‘We should become an all-encompassing entertainment and information destination,” says chairman Subhash Chandra, who monitors the group on a monthly basis, leaving the day-to-day operations to the chief executive officers.
So what is Subhash Chandra’s Essel group up to?
In a telephone chat from his hometown in Hissar, Chandra, an independent member of the Rajya Sabha, said, “I am busy in Parliament and with the Dr Subhash Chandra Show, and the five-six villages that I have adopted here.”
But as chairman of the group, isn’t he involved? “Yes I am, only to review. My advice to Punit (Goenka, Chandra’s son, who runs Zee) and Amit (Goenka, Chandra’s second son, who runs Zee’s international arm) is that we have concentrated on in-house entertainment so far. Now we must also look at out-of-home–like adventure or leisure. We should become an all-encompassing entertainment and information destination,” says Chandra, who monitors the group on a monthly basis, leaving the day-to-day operations to the chief executive officers.
Buying radio stations, television channels and a direct-to-home service is the group’s attempt to plug gaps in its flagship media and entertainment business -- Zee, Dish TV, Siti Cable and its news outfit Zee Media -- which brings in over 48% of its top line and a bulk of its profits. (See table)
However, a look at the other half makes it clear that, in many ways, Essel Group is not one entity.
In 2008, it was restructured and the shareholding was split among four brothers -- Chandra, Ashok, Jawahar and Laxmi Goel. Chandra is the chairman of the group and most of the firms within.
But each of the businesses -- media, infrastructure, packaging, education and others -- is run by one of the brothers or their sons.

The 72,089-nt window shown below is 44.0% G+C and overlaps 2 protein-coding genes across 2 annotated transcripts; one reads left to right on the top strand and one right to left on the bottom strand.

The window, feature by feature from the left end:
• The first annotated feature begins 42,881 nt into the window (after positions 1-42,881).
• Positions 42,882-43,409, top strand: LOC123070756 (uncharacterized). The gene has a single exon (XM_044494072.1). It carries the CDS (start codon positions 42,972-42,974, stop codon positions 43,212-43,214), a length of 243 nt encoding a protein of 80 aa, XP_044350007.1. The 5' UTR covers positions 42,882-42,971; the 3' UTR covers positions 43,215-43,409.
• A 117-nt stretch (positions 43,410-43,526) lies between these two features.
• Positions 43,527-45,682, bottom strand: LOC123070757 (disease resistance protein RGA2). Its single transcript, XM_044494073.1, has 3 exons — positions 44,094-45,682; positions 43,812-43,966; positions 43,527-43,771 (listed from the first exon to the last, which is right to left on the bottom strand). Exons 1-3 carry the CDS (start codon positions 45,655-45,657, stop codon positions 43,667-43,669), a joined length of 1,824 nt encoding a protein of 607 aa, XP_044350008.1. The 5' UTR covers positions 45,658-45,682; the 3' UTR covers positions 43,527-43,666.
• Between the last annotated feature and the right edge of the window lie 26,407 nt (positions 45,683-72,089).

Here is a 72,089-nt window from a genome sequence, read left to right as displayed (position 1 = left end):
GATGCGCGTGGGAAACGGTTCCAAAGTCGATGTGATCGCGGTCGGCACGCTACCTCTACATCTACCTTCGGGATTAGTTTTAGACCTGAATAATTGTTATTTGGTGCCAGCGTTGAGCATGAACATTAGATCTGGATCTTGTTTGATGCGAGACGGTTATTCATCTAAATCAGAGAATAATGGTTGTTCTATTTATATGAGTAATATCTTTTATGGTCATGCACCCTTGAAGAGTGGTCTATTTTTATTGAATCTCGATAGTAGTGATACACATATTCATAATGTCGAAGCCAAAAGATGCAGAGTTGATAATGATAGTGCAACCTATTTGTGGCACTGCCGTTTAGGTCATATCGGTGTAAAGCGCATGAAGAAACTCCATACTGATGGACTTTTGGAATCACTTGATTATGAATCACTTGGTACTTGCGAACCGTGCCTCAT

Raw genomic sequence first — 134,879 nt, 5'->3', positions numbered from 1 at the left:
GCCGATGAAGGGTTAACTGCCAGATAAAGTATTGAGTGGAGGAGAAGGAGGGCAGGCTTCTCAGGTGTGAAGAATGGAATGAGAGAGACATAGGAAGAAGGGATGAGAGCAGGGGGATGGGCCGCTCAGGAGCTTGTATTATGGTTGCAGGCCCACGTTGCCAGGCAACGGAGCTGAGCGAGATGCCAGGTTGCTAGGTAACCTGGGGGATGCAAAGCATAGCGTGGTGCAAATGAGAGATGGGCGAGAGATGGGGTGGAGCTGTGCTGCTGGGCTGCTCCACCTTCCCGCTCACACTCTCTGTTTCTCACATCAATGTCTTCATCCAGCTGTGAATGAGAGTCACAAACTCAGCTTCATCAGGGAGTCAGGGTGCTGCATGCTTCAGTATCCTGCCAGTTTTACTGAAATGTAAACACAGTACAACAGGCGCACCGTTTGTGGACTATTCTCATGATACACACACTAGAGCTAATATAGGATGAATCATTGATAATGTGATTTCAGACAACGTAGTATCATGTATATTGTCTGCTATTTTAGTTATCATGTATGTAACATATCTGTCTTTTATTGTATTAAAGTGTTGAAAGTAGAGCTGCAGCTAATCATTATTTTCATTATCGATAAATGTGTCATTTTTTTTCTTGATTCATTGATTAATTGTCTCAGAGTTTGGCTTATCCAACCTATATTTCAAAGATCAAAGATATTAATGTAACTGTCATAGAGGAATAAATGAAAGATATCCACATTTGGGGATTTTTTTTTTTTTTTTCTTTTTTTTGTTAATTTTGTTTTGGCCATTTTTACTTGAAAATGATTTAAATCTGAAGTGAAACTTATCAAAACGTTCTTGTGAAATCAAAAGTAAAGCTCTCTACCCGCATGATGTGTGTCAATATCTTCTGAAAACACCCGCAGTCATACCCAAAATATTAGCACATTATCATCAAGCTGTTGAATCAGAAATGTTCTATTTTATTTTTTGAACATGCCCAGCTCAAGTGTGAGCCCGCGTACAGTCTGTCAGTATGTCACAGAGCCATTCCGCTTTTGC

So Zee Entertainment, for example, is run by Chandra and his sons.
Dish TV is run by Jawahar Goel.
The bid for oil blocks came from Essel Group Middle East where, “I am the only common link (with the group),” says Gagan Goel, director, Essel Group, and Jawahar Goel’s son.
Essel Group Middle East, which he set up in 2015, operates in energy, hydrocarbons and potash. Independently funded, the firm is looking for acquisitions, “in almost every part of the world,” says Goel.
“It is coincidence that all the deals bunched up close to each together,” says Himanshu Mody, head, group finance and strategy.
The rise and rise of Essel group
At a group level, the vision is to be the No. 1 or 2 in each of the businesses it operates in. This then gets broken up into strategy for each business separately.
For instance, with media and entertainment, “The idea is to get into all possible entertainment avenues needed to consolidate. From a Zee Entertainment perspective, we have cash on the balance sheet (around Rs 1,600 crore) and, therefore, are looking for acquisitions,” says Mody.
Radio was a big gap. “We didn’t get into radio earlier because the regulatory regime, especially with regard to the migration fee for the Phase 1 licensees, was unclear. Now, we have a clear runway, with regards to licence fees till 2030,” says Mody.
With Reliance it gets 45 operational, profit-making radio stations in Big FM and 14 new licences that are to be operationalised.
Earlier in September, the group picked up United Arab Emirates’ oldest radio station Hum. The radio foray also goes with an increased focus on music and digital by the group, says Mody.
On the broadcasting side, there has been the acquisition of Odia channel Sarthak in 2015, divestment of Ten Sports earlier this year and last week’s acquisition of Reliance’s Big Magic (comedy) and Big Ganga (Bhojpuri).
Now, except for Malayalam, sports and kids, Zee’s content portfolio is more or less complete.
On the TV distribution side, “We believe consolidation will deliver benefits to consumers through a bigger sales and distribution network, as digitisation progresses,” says Mody.
Dish TV Videocon plus Siti Cable gives the firm control over 34 million of India’s 170 million TV homes.
In infrastructure, a business the group had ventured into in 2007, the focus is on roads, renewable energy and smart cities, among other things. Essel Infra is among the more aggressive firms in its space, say analysts.
Note that media and entertainment is not just the biggest and most profitable business on Essel Group’s portfolio. It is also one of the oldest.
As the ambitions of the younger businesses led by the second generation come into play, more action from the group is inevitable.
Image: A file photograph of Subhash Chandra at home in Mumbai. Photograph: Reuters.